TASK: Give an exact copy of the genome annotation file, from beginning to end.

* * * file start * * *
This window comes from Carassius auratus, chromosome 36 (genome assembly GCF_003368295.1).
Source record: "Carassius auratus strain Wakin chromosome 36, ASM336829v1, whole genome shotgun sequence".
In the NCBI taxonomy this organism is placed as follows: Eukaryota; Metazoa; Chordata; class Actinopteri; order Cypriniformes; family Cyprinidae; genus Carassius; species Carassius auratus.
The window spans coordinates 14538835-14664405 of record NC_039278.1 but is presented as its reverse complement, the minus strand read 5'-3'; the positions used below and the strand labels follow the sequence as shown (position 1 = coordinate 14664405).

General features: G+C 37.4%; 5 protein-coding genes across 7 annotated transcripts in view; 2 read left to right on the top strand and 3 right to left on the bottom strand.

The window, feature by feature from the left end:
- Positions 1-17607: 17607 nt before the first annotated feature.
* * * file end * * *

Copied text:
This window comes from Carassius auratus, chromosome 36 (genome assembly GCF_003368295.1).
Source record: "Carassius auratus strain Wakin chromosome 36, ASM336829v1, whole genome shotgun sequence".
In the NCBI taxonomy this organism is placed as follows: Eukaryota; Metazoa; Chordata; class Actinopteri; order Cypriniformes; family Cyprinidae; genus Carassius; species Carassius auratus.
The window spans coordinates 14538835-14664405 of record NC_039278.1 but is presented as its reverse complement, the minus strand read 5'-3'; the positions used below and the strand labels follow the sequence as shown (position 1 = coordinate 14664405).

General features: G+C 37.4%; 5 protein-coding genes across 7 annotated transcripts in view; 2 read left to right on the top strand and 3 right to left on the bottom strand.

The window, feature by feature from the left end:
- Positions 1-17607: 17607 nt before the first annotated feature.